We have all been affected by the inflationary pressures in the marketplace — whether it’s the higher food prices, gasoline prices, or travel to vacation destinations. This inflationary pressure is also resulting in higher medical costs for those benefits covered by the ARTA Benefit Plans — especially Dental Care.
The dental landscape across Canada varies significantly when it comes to dental fees. Each province publishes a dental fee guide that provides recommended fees for various dental procedures and services. Dental insurance companies and benefit plan sponsors often use that guide as a benchmark for determining reimbursement levels for dental care. Outside of Alberta, virtually all dentists charge according to the rates contained in their respective provincial fee guides. Currently in Alberta, approximately half of general dentists charge according to the current Alberta Dental Association (ADA) dental fee guide. This means that Alberta dentists charge varying prices for dental services, with the vast majority of the remainder charging higher rates than those published in the fee guide.
Earlier this year, the Alberta Dental Association — the organization responsible for publishing the Alberta Dental Fee Guides — announced they were increasing their fees by 6% for 2023. This announcement follows an increase of 4.6% increase for 2022, for a double-digit increase over two years. Even with the increases ARTA made to Dental Care rates effective November 1, 2022, the plan is still spending more on claims than it is bringing in via premiums.
The dental fee guide increase for 2023 and the fact that only about half of the dentists base their charges on the fees published in the ADA’s Alberta Dental Fee Guides means that while ARTA’s benefit plans will pick up most of the costs for your dental care work, you could be paying higher out-of-pocket expenses compared to the dental fee guide’s suggested rates.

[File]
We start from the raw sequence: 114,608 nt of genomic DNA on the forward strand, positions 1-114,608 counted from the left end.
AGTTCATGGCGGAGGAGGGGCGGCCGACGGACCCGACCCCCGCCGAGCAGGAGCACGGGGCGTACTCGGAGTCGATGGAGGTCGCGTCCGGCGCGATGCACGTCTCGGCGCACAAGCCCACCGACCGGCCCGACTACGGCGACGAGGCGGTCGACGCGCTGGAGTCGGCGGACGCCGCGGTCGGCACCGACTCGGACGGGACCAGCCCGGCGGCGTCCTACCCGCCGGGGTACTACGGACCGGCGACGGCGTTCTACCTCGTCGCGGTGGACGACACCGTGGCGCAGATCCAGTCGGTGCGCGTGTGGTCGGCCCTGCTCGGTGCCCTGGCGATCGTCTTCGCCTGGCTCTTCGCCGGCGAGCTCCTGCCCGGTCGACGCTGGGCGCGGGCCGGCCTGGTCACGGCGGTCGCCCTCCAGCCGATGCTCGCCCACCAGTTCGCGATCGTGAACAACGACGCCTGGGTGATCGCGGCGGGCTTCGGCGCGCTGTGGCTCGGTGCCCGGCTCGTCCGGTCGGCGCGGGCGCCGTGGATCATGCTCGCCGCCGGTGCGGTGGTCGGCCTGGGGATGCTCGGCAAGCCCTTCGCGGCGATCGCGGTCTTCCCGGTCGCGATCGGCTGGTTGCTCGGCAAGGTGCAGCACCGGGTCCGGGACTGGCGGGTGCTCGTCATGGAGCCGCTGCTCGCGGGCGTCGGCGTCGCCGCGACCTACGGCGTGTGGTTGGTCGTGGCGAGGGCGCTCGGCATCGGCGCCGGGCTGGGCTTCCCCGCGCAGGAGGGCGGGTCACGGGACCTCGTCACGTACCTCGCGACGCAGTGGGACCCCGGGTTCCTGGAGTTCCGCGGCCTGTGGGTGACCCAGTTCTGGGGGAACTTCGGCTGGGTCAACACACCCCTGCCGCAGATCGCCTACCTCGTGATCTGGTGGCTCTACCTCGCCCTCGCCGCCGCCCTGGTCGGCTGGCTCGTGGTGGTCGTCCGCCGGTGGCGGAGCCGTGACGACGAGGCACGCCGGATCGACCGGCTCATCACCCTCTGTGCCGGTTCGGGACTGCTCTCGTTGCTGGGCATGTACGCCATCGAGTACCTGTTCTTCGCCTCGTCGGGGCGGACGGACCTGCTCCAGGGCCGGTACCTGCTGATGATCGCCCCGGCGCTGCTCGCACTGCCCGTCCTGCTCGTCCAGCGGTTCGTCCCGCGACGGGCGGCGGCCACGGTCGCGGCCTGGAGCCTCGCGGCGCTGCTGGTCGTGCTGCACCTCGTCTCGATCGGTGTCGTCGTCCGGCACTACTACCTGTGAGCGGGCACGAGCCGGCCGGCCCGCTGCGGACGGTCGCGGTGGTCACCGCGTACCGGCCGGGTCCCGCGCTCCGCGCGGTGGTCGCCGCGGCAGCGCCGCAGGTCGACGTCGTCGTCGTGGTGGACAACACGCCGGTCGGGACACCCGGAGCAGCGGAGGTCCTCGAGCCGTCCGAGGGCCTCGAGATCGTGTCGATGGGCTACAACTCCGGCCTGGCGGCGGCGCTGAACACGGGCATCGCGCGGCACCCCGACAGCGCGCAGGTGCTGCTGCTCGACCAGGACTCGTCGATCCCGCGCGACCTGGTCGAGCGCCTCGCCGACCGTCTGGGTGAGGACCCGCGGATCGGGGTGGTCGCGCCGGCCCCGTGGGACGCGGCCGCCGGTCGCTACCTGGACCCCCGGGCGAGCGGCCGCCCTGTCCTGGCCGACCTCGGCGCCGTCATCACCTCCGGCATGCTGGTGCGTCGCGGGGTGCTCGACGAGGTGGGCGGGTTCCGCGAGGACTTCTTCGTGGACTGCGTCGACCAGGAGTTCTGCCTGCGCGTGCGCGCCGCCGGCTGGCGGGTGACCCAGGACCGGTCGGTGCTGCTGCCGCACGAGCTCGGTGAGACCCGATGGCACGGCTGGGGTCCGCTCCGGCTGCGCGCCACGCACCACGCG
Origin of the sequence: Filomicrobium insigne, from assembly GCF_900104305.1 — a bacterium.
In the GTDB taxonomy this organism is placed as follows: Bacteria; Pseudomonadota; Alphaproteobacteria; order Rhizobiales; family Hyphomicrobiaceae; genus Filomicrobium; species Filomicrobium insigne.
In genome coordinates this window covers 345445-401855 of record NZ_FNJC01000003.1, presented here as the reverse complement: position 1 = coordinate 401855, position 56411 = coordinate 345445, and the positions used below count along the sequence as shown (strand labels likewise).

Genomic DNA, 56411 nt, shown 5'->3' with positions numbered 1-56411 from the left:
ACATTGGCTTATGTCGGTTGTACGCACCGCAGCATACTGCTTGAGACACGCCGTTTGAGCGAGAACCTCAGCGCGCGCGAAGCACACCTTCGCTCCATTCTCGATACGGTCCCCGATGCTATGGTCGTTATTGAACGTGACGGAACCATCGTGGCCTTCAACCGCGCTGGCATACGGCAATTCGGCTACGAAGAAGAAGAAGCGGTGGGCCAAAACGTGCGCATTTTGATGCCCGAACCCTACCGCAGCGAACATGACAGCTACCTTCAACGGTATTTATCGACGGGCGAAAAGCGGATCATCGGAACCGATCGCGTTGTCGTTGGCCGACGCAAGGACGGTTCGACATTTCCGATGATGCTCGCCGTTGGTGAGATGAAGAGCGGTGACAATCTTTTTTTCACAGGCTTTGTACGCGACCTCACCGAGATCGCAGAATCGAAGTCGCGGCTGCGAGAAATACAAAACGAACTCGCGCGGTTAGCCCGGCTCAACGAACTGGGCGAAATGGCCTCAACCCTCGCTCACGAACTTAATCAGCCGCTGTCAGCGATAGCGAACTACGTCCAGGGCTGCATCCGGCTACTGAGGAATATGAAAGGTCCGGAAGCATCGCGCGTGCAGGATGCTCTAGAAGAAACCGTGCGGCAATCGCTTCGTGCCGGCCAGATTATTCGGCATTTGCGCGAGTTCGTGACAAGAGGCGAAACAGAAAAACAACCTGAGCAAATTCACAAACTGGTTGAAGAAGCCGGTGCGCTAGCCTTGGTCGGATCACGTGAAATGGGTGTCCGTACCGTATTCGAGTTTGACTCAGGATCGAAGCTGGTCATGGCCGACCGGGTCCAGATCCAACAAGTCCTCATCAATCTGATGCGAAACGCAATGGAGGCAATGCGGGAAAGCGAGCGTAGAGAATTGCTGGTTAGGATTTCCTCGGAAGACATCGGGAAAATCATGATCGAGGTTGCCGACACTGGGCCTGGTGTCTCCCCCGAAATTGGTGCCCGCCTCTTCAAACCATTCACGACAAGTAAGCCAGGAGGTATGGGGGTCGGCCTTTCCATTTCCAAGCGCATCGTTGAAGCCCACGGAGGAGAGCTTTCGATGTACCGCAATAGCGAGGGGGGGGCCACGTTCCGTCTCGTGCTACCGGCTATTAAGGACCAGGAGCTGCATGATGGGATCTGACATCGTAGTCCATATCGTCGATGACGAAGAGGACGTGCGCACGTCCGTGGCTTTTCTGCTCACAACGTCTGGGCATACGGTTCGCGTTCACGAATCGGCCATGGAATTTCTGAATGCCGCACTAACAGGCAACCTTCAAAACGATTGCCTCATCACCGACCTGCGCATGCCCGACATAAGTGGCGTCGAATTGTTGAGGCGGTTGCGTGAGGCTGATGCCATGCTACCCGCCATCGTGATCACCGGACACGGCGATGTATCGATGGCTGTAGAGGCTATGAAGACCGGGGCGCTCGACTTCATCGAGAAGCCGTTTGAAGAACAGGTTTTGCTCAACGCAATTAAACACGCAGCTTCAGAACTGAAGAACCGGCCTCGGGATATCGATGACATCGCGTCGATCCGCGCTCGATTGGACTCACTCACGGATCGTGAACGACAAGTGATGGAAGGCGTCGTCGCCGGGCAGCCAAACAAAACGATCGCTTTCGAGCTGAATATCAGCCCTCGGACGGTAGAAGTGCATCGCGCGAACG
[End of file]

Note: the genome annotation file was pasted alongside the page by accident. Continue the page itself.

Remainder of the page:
However, there are ways to help alleviate these costs:
- Ask your dentist if they charge according to the ADA’s Alberta Dental Fee Guides. If they answer yes, then you could find yourself paying less out-of-pocket as the fees in that guide are, on average, lower. ARTA’s benefit plans use the current provincial fee guide as the basis for payment when calculating how much of a dental procedure fee is going to be paid, meaning that if your dentist also uses the current dental fee guide to determine their charges, the amount you pay out-of-pocket should be relatively easy to calculate.
- You may also ask your dentist to submit a predetermination cost on your behalf to ARTA’s claims adjudicator. This process will inform you about how much of the overall cost is going to be covered by ARTA’s benefit plans and how much you will have to pay out-of-pocket.
- If you can do so (without geographic constraints), you may want to “shop around” for dentists until you find one who does charge according to the current dental fee guide.
The inflationary pressures occurring in the marketplace are also putting upward pressure on the ARTA Benefit Plans’ Extended Health Care claims but not to the same extent as the Dental Care claims. Nevertheless, ARTA is monitoring the experience to ensure we do our best to minimize members’ out‑of‑pocket costs when it comes to receiving the dental services they need.